Sprattus sprattus


Otolith description
The general shape of the otolith is ovally pointed. The sulcus is straight and runs over the whole length of the otolith and is open at both sides. The sulcus is not well developed and ostium and cauda can not be distinguished. The surface of the sulcus is smooth but at the ostium side a small depression is visible. The surface of the inside is smooth, whereas the margins are a bit irregular. Both anterior and posterior margins are indented at the ostium and cauda respectively, though this is not always very clear at the cauda. The posterior end is pointed at the ventral side. The outside of the otolith is smooth. The rostrum of the otolith is distinct and rounded; the antirostrum is well visible and rounded. The otolith is thin and flat at both the inside and outside. Sprat is the smallest of the clupeiformes and otoliths are not larger than 2.5 mm.
Sprat otoliths are difficult to distinguish from other clupeiformes. Typically, the posterior and ventral margins tend to be at an angle smaller than 90° with each other; this angle is about 90° in herring Clupea harengus and larger than 90° in twaite shad Alosa fallax. Herring otoliths are no as round and the sulcus is better developed. The rostrum and otolith length-width ratio are larger in herring otoliths. Otoliths of pilchard Sardina pilchardus have a well-developed pointed rostrum and the posterior end is not indented and more rounded. The otolith length-width ratio is also larger in pilchard otoliths. The otoliths of twaite shad often have between the rostrum and antirostrum another protruding element, and the margins are straighter compared to the margins of sprat otoliths. Anchovy Engraulis encrasicolus otoliths have a closed sulcus and ends at the centre of the otolith. The rostrum is more pointed in anchovy otoliths.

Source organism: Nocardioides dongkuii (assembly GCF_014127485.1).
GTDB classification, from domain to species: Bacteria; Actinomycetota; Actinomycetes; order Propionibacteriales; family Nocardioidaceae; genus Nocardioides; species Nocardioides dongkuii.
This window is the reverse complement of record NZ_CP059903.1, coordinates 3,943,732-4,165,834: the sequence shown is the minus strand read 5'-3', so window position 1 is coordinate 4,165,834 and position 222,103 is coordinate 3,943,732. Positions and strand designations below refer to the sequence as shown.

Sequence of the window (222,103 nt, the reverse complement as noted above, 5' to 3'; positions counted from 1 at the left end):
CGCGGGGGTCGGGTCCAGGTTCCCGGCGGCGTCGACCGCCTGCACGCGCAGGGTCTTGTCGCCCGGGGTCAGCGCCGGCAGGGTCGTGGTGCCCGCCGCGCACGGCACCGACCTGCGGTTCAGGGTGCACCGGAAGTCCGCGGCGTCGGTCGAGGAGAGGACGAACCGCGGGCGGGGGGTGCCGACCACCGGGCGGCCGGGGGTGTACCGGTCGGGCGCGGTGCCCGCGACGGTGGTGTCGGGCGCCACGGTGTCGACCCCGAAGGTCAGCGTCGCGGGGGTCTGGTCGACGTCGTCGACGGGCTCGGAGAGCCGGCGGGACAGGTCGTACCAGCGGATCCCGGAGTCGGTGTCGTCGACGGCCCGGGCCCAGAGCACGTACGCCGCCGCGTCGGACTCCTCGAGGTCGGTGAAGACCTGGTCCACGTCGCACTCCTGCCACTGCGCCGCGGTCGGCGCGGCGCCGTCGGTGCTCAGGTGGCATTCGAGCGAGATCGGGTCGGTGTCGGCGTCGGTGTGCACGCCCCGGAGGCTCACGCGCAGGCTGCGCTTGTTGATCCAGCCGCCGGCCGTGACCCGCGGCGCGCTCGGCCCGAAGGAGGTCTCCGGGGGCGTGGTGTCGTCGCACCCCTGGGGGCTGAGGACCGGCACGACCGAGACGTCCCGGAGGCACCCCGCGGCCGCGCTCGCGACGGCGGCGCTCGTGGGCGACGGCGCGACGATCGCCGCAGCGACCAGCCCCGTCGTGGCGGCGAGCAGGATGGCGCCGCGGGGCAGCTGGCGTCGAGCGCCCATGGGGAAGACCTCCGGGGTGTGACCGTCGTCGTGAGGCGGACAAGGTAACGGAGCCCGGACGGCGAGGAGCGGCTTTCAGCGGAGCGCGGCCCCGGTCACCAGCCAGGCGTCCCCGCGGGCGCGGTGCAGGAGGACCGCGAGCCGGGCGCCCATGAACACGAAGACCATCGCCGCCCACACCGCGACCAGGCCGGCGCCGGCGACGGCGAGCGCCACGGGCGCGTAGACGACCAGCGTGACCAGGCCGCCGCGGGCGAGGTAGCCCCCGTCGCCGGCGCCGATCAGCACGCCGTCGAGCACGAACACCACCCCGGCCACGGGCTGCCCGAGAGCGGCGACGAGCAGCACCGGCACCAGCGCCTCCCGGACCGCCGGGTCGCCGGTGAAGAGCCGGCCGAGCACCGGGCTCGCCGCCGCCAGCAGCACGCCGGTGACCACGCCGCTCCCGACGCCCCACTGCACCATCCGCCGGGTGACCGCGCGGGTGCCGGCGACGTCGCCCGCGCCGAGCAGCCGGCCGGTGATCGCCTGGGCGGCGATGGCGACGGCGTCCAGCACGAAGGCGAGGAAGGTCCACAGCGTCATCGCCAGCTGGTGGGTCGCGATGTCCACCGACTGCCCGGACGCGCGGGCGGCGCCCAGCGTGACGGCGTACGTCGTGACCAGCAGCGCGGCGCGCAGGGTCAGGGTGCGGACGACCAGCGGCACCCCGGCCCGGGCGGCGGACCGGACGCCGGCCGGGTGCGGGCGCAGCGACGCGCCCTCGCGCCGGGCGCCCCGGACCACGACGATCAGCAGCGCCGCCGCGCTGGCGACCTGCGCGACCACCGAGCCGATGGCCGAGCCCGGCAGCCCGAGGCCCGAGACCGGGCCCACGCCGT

When eroded the sulcus becomes less distinct and the margins, rostrum and antirostrum are smoothed. Often the rostrum is missing after the otolith has gone through the digestive tract of an animal.
Otoliths of small sprat are more round instead of oval. The ventral margin is already jagged. The rostrum is less pointed but not well developed.

Fish length and distribution
Sprat can grow up to 16 cm. Sprat is a common small pelagic, schooling roundfish (SPRASPRA.TIF) that is mostly found in inshore waters. It is found in deeper waters during winter and like herring has a daily cycle and comes to the surface at night to feed. It spawns in spring and summer (Wheeler, 1978, Nijssen and De Groot, 1987, Muus et al., 1999).
Sprat is found in the inshore waters of the NE Atlantic, North Sea and Baltic.

Sample origin
Mainly fyke catches but larger specimens are also caught in the Southern North Sea.